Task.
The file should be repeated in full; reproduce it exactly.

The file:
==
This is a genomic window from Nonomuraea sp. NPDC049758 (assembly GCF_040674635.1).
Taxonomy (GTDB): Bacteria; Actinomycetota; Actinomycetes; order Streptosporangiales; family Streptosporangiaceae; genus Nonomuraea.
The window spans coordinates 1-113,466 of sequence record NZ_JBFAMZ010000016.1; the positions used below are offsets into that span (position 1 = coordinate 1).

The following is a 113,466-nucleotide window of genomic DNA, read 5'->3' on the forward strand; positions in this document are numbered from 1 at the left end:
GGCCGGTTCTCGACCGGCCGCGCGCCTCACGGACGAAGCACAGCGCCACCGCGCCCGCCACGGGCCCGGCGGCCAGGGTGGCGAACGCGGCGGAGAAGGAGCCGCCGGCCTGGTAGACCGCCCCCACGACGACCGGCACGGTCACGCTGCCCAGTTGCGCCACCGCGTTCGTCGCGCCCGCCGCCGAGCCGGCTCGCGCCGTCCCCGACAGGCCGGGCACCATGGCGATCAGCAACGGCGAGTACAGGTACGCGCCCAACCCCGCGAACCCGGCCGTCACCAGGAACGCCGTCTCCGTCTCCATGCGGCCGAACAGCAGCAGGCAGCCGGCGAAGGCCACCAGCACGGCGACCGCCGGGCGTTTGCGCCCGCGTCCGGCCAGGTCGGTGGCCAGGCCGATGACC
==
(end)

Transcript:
This is a genomic window from Nonomuraea sp. NPDC049758 (assembly GCF_040674635.1).
Taxonomy (GTDB): Bacteria; Actinomycetota; Actinomycetes; order Streptosporangiales; family Streptosporangiaceae; genus Nonomuraea.
The window spans coordinates 1-113,466 of sequence record NZ_JBFAMZ010000016.1; the positions used below are offsets into that span (position 1 = coordinate 1).

The following is a 113,466-nucleotide window of genomic DNA, read 5'->3' on the forward strand; positions in this document are numbered from 1 at the left end:
GGCCGGTTCTCGACCGGCCGCGCGCCTCACGGACGAAGCACAGCGCCACCGCGCCCGCCACGGGCCCGGCGGCCAGGGTGGCGAACGCGGCGGAGAAGGAGCCGCCGGCCTGGTAGACCGCCCCCACGACGACCGGCACGGTCACGCTGCCCAGTTGCGCCACCGCGTTCGTCGCGCCCGCCGCCGAGCCGGCTCGCGCCGTCCCCGACAGGCCGGGCACCATGGCGATCAGCAACGGCGAGTACAGGTACGCGCCCAACCCCGCGAACCCGGCCGTCACCAGGAACGCCGTCTCCGTCTCCATGCGGCCGAACAGCAGCAGGCAGCCGGCGAAGGCCACCAGCACGGCGACCGCCGGGCGTTTGCGCCCGCGTCCGGCCAGGTCGGTGGCCAGGCCGATGACC